The Mahabharata of Krishna-Dwaipayana Vyasa Translated Into English Prose Vana Parva Volume 1
Excerpt: ...youth that he should go Pg 158 away deserting me in the woods while asleep overcome with fatigue? Why should he whom I formerly chose in preference to the gods themselves abandon his ever-devoted and loving wife who had become the mother also of his children? Before the fire, and in presence also of the celestials, he had taken my hand, vowing, 'Verily I will be thine.' Oh, where was that vow when he deserted me. O represser of foes." While Damayanti was saying all this, tears of sorrow began to flow plentifully from her eyes. And beholding her thus afflicted with grief, Nala also, shedding tears, black of those of the gazelle with extremities of reddish hue, said, "O timid one, neither the loss of my kingdom nor my desertion of thee was my act. Both were due to Kali. And, O foremost of virtuous women, lamenting for me day and night, and overcome with sorrow, thou hadst in the woods cursed Kali, and so he began to dwell in my body, burning in consequence of thy curse. Indeed burning with thy curse, he lived within me like fire within fire. O blessed girl, that our sorrows might terminate, that wretch have I overcome by my observances and austerities. The sinful wretch hath already left me, and it is for this that I have come hither. My presence here, O fair lady, is for thy sake. I have no other object. But, O timid one, can any other woman, forsaking her loving and devoted husband, ever choose a second lord like thee? At the command of the king, messengers are ranging this entire earth, saying, 'Bhima's daughter will, of her own accord, choose a second husband worthy of her.' Immediately on hearing this, the son of Bhangasura hath arrived here." Hearing these lamentations of Nala, Damayanti, frightened and trembling, said with joined hand, "It behoveth thee not, O blessed one, to suspect any fault in me. O ruler of the Nishadhas, passing over the celestials themselves, I choose thee as my lord. It was to bring thee hither that the Brahmanas had...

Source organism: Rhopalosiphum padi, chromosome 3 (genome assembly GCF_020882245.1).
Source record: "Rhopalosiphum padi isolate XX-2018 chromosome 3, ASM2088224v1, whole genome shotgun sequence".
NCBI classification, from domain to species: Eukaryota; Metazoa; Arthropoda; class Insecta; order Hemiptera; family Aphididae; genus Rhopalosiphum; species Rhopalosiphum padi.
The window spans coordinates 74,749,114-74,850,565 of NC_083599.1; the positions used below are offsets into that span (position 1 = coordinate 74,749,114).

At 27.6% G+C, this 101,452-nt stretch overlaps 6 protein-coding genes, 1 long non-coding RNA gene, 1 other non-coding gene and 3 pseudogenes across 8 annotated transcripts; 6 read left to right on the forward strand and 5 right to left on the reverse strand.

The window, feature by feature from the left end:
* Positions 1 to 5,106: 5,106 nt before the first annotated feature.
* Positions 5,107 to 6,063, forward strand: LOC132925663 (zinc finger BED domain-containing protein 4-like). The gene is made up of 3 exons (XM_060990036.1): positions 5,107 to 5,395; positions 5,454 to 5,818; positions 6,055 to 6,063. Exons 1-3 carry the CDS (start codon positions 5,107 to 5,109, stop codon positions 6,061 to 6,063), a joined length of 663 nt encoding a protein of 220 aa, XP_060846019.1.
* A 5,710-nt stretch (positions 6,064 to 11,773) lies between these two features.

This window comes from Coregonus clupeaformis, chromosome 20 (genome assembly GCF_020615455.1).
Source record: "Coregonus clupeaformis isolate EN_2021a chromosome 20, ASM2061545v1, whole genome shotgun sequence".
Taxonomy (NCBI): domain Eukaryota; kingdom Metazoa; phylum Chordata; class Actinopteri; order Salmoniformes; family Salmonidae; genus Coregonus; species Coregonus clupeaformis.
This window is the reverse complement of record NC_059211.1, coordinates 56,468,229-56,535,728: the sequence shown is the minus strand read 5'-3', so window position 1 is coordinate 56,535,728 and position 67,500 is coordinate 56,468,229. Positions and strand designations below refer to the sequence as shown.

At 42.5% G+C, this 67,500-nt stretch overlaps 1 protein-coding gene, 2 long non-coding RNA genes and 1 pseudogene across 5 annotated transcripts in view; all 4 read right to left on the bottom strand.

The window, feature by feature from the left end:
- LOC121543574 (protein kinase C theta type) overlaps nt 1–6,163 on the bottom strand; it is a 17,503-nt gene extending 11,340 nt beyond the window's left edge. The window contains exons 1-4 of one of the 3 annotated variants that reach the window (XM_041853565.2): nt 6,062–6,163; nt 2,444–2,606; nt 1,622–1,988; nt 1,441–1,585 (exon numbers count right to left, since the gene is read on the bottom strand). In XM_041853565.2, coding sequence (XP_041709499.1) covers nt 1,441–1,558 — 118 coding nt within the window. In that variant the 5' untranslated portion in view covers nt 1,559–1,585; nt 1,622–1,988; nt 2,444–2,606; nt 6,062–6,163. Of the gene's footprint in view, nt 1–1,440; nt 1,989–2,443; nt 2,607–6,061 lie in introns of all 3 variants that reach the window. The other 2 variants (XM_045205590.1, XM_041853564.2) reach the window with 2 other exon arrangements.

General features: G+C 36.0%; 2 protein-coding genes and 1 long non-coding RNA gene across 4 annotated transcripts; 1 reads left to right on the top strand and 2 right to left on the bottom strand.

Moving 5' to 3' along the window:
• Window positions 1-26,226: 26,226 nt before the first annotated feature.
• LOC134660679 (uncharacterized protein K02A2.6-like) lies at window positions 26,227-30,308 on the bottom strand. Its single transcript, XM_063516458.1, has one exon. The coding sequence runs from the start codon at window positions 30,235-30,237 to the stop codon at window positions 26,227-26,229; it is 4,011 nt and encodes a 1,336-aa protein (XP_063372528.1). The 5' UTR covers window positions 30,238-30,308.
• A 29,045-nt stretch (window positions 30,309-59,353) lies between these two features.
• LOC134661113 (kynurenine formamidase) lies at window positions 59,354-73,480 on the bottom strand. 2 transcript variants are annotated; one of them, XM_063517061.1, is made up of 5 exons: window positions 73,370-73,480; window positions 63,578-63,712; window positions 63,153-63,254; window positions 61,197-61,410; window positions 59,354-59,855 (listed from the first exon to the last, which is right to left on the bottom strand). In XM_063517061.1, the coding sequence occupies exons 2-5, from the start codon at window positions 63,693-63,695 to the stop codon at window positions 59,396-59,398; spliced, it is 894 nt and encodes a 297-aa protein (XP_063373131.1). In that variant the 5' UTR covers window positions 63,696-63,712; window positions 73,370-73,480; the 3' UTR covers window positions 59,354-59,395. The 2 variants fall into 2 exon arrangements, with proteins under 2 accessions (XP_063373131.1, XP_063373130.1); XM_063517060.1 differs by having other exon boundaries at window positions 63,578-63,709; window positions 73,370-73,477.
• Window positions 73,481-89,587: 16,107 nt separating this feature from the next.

- Paperback | 144 pages
- 189 x 246 x 8mm | 268g
- 13 Sep 2013
- United States
- Illustrations, black and white